The Food Safety and Inspection Service has issued a Guidance on Requesting a Waiver of Food Safety and Inspection Service (FSIS) Regulatory Requirements informing meat and poultry establishments, egg product plants, companies that manufacture and sell technology to official establishments and other interested persons of the procedure for obtaining a regulatory waiver for a limited period of time to test their new technology.

When the in-plant trial requires a waiver of any provision of FSIS’ regulations, an establishment official or a representative of the company that intends to conduct the trial needs to submit to the Risk & Innovations Management Division (RIMD) a written request for a waiver with data that demonstrate that the in-plant trial is scientifically sound; that the new procedure, equipment, or processing technique will facilitate definite improvements; or that there is a public health emergency; and that issuing the waiver will not conflict with the provisions of the relevant Act. Data that would justify a waiver would include: 1) validated laboratory results; 2) peer-reviewed journal articles; or 3) prototype production results.

When the RIMD completes its review, if it determines that the submitted data support the waiver, and that issuing the waiver will not conflict with the provisions of the Acts, the Administrator may issue a letter waiving provisions of the regulations for a limited period of time for the in-plant trial. The in-plant trial may not begin until the submitter has received the letter. If the waiver is granted, FSIS will review the data that is developed in the trial to determine whether they indicate that the purpose of the waiver is being met.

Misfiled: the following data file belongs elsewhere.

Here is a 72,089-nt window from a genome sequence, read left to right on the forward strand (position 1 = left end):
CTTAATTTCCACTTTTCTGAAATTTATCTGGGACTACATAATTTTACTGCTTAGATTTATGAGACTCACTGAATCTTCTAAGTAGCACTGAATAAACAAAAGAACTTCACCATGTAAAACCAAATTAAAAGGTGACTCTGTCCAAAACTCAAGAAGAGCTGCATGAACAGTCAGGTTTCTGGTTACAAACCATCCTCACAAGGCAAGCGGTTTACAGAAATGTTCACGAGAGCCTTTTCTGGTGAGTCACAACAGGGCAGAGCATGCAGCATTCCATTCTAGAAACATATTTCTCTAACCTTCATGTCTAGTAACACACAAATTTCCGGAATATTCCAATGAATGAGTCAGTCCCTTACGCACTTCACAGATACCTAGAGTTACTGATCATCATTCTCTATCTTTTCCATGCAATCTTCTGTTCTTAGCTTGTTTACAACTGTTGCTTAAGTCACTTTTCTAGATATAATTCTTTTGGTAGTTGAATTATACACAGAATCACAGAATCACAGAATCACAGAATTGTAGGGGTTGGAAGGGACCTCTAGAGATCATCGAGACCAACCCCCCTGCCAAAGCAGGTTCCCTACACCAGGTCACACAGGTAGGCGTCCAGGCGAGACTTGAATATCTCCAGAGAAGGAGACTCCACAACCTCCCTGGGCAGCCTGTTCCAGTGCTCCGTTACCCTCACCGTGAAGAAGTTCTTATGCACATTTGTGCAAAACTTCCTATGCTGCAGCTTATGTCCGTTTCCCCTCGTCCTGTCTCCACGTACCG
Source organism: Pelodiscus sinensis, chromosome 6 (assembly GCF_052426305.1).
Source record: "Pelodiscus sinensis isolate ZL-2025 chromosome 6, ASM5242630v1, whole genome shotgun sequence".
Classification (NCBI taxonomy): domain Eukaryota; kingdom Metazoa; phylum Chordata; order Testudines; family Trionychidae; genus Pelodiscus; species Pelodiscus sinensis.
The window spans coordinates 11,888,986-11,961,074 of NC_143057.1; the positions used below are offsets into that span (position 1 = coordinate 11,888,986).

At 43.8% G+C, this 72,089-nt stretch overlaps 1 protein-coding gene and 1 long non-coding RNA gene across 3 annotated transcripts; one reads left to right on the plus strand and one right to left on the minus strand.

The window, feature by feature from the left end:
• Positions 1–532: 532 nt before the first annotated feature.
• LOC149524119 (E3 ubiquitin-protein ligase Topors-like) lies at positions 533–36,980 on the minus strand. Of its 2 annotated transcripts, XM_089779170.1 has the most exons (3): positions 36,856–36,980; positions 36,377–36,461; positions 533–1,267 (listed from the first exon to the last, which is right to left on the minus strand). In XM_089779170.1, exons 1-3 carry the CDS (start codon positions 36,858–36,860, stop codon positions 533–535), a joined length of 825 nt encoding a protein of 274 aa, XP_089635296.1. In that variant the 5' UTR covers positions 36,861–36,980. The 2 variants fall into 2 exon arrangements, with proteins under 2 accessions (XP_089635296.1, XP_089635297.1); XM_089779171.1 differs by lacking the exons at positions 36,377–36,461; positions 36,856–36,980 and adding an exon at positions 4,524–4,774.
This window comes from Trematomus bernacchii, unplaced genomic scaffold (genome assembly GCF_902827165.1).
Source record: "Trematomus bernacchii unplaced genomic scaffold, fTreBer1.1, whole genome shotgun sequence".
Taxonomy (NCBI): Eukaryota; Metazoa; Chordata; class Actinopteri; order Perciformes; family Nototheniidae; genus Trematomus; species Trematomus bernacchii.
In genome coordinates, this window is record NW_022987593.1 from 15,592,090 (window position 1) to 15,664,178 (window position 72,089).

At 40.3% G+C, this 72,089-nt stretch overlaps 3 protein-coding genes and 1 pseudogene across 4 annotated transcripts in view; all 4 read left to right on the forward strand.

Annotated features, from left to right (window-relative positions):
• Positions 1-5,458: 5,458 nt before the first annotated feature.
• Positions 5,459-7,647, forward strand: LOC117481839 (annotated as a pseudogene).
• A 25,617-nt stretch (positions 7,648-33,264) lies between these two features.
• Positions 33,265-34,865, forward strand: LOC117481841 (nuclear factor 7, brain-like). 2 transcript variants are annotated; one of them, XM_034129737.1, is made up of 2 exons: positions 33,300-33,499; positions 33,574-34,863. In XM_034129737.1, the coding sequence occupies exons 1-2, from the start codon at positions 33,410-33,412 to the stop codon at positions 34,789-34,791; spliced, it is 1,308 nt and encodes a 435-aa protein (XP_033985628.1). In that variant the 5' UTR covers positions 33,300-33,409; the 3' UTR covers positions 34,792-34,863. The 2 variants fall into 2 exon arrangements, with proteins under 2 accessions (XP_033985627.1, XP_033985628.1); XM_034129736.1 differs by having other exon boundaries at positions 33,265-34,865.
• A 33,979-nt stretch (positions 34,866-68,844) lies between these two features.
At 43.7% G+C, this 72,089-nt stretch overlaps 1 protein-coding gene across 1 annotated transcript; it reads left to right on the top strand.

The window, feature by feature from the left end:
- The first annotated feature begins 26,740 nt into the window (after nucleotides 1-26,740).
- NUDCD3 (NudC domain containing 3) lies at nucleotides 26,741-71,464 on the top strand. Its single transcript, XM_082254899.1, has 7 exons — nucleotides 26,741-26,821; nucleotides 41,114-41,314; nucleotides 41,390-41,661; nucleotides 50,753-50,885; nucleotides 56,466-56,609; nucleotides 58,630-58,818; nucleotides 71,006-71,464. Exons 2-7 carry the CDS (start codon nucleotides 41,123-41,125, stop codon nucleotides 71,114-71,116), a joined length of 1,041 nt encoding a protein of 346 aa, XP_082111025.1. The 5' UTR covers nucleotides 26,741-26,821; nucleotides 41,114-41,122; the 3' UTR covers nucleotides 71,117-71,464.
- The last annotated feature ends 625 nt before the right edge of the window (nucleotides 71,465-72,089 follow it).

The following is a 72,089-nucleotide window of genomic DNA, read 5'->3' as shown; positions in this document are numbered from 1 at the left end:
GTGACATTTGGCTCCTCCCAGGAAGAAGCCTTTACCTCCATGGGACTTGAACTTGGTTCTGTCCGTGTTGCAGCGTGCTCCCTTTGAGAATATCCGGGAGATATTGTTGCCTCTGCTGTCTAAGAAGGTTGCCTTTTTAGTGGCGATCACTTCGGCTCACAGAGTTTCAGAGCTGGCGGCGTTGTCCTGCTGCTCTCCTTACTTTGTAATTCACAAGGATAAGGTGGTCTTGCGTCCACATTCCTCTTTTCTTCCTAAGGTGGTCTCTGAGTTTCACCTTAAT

To view this guidance document in its entirety, go to

Source: AMI

North Dakota Beef Co. cuts hours, not workers

A company official says Fargo-based North Dakota Natural Beef LLC has cut back hours after losing a large customer but is not laying off workers. President and CEO Dieter Pape told Agweek that he expects to replace the customer soon. He also says the company is financially strong enough to pay the four cattle producers who experienced late payments.

State Agriculture Commissioner Doug Goehring recently alerted ranchers about a federal Grain Inspection, Packers and Stockyards Administration public meeting on Wednesday in Fargo. He says the meeting is to inform ranchers who have done business with North Dakota Natural Beef about their rights.

Goehring says the company voluntarily stopped buying cattle for slaughter at its New Rockford plant on Oct. 11 because of financial woes.

Sources: AP,